Anyway, this is highlighted quite perfectly when President Allison Taylor — notice the syllabic similarity to Hillary Clinton? — is confronted with the decision of whether unilatarly invading Sangala to stop ethnic conflict is worth risking the lives of thousands of innocent American civilians. I mean, are you fucking joking? Is that even a decision? Clearly, you act to save the lives of the American civilians who put your dumb ass in office. Jesus, problem solved. Meanwhile, her Chief of Staff, who advocates the realist view (“super powers act in their own best interest”), is made to look like a heartless asshole. Would it be too much to ask to have just one sympathetic character on that show who isn’t a complete fucking moron?

24 on Torture

So after a long hiatus, I’m giving the erstwhile relevant 24 a second chance. So far, I’d be compelled to give it a B: it’s entertaining television and still chock full of absurdly bad-ass Jack Bauer moments (and of course, the return of Tony Almeda and Bill Buchanan is welcome). But 24‘s significance was never just about the absurd antics of Jack Bauer. Rather, the show reflected a particular moment of US history following 9/11 when the entire country was fairly paranoid about terrorist attacks and we all hoped and prayed that people just like Jack Bauer were keeping us safe. Of course, we’ve now I think realized — despite the best efforts of Republicans and DHS color coded warnings — that there isn’t always a terrorist lurking just out of sight, ready to cause immense psychological and physical damage. As such, the show’s lost a bit of its bite, and my sense is the producers understand this, and thus the topic of torture and “extreme interrogation” is now a featured theme. But this sort of misses the point.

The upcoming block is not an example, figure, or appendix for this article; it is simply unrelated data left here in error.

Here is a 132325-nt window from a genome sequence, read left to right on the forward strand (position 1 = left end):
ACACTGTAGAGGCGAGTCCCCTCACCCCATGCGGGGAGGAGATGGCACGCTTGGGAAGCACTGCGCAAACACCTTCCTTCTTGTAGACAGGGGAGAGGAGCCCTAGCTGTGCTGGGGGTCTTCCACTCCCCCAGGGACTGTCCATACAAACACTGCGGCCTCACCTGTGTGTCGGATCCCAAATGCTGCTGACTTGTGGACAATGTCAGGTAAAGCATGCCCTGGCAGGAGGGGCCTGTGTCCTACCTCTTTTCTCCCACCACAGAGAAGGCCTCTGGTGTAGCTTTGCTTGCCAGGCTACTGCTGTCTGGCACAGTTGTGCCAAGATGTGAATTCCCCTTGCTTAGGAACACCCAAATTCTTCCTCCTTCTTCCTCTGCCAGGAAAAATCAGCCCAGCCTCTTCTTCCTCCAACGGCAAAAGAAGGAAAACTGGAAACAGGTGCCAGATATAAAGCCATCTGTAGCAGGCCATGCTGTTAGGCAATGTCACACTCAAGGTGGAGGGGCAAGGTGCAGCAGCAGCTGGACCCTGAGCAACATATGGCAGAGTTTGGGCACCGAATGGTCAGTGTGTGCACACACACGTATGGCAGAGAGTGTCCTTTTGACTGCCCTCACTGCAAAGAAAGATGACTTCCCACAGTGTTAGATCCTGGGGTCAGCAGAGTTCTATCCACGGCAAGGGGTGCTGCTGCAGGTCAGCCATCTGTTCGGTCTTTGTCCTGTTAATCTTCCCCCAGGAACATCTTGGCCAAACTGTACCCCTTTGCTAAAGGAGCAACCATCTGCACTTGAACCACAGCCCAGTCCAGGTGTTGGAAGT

Namely, Jack Bauer and 24 are a particularly bad vehicle for exploration of this theme because without fail, the facts always vindicate Jack’s actions. This has not often been in the case in the world in which we live. In fact, the primary problem with the U.S. torture policy — beyond the fact that it rarely produces anything useful — has been the problems engendered by its sheer notoriety.

I learned in Iraq that the No. 1 reason foreign fighters flocked there to fight were the abuses carried out at Abu Ghraib and Guantanamo. Our policy of torture was directly and swiftly recruiting fighters for al-Qaeda in Iraq. The large majority of suicide bombings in Iraq are still carried out by these foreigners. They are also involved in most of the attacks on U.S. and coalition forces in Iraq. It’s no exaggeration to say that at least half of our losses and casualties in that country have come at the hands of foreigners who joined the fray because of our program of detainee abuse. The number of U.S. soldiers who have died because of our torture policy will never be definitively known, but it is fair to say that it is close to the number of lives lost on Sept. 11, 2001. How anyone can say that torture keeps Americans safe is beyond me — unless you don’t count American soldiers as Americans.